260514. Cape Town. Western Cape Premier Helen Zille walking next to Western Cape High Court deputy judge president Jeanette Traverso ahead of taking the Oath at the Western Cape Legislature. Picture Henk Kruger/Cape Argus

 

Cape Town - The first formal complaint against Western Cape High Court Deputy Judge President Jeanette Traverso over her handling of the Shrien Dewani trial will be lodged with the Judicial Services Commission next month.

On December 8, Traverso acquitted Dewani, who stood trial for the alleged murder of his wife Anni while on honeymoon in Cape Town in November 2010.

Traverso found that State prosecutors had failed to make a case against Dewani. His acquittal provoked strong and mixed reactions in newspapers, radio shows and on social media.

Some blamed the State for bungling the case and others believed the correct decision had been made. After the judgment, Dewani left South Africa for the UK.

On Saturday the little known Higher Education Transformation Network said it would lodge a complaint against Traverso for “judicial bias and other misconduct” with the JSC next month.

The non-profit network said Traverso’s dismissal of the case should be investigated for having “ingrained bias against the State”.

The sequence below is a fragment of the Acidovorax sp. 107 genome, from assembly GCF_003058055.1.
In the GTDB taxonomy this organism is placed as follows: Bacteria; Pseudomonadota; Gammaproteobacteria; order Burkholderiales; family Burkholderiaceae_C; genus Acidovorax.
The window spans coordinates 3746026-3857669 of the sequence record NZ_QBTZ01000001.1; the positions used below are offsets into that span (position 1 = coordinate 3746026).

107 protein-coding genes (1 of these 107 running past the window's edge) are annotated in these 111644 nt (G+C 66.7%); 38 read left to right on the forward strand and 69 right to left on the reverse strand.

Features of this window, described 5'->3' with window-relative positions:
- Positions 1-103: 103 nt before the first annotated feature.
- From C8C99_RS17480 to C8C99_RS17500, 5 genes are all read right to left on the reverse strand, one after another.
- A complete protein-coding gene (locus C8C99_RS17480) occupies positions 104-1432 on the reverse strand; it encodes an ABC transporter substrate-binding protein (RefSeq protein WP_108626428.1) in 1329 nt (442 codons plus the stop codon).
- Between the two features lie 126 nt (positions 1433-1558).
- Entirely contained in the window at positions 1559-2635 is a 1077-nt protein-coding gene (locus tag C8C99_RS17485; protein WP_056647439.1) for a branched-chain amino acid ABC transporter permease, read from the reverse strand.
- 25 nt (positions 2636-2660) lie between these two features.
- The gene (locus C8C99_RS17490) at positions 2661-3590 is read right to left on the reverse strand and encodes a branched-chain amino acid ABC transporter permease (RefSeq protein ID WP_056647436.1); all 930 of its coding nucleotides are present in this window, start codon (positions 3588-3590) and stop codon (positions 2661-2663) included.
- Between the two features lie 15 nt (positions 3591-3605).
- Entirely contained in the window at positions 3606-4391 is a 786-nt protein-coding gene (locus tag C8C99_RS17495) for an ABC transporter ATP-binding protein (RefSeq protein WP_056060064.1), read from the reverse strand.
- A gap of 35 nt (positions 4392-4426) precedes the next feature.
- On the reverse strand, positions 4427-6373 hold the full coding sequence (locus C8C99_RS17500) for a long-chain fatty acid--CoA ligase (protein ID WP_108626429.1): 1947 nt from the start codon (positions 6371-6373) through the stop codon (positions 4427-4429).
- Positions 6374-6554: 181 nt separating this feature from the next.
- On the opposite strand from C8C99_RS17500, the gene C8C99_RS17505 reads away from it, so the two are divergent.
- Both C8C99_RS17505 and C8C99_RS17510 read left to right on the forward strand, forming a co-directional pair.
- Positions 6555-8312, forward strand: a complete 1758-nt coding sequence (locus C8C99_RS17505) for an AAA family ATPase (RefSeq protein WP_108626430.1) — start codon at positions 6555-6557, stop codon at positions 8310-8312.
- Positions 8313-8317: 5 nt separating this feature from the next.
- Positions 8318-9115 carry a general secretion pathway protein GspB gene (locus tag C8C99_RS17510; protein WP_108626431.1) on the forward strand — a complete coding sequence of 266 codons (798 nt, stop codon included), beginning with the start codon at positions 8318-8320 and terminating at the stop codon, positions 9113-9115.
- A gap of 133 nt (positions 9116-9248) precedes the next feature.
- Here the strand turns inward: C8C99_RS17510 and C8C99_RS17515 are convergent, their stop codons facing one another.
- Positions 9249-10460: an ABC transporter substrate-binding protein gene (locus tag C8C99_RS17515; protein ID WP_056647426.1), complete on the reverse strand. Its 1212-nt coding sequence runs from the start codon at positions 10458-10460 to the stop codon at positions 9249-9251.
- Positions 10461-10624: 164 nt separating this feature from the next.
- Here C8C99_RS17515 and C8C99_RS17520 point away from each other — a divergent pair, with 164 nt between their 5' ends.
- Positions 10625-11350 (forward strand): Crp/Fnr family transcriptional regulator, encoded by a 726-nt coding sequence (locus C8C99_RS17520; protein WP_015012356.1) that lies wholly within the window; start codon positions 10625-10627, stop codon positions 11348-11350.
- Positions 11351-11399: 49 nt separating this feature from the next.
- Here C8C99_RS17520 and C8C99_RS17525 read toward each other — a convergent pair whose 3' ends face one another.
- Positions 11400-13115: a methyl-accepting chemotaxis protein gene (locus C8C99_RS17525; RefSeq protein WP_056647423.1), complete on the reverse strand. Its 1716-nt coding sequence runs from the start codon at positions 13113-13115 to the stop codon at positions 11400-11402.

It charged that South Africa needed a “new cohort of independently minded judges”. The group’s website said it comprises graduates who are “committed to the process of transformation of education and training”. It has about 1 200 members.

Network executive director Reginald Legoabe said on Saturday it planned to lodge the complaint with the JSC, after an internal legal task team told their board that such a complaint would have merit.

Under the JSC Act, any South African may lodge a complaint about the conduct of a judge with the commission. The latter’s judicial conduct committee is charged with investigating the matter.

All complaints, however, have to pass a test to be taken forward. If the chairman of the conduct committee finds the allegation is “frivolous or lacking in substance”, hypothetical, or does not include specific claims about judicial negligence, it can be dismissed. The complainant has the right to appeal.

If the chairperson of the committee finds the complaint has merit, he or she can call a full meeting of the six-person committee. The committee must then consider whether to recommend to the JSC that the complaint be investigated by a tribunal.

The JSC Act provides five grounds for lodging a complaint against a judge. These include gross incompetence or misconduct, a breach of the Code of Judicial Conduct, accepting money, or “wilful or grossly negligent conduct… that is incompatible with or unbecoming the holding of judicial office”.

Weekend Argus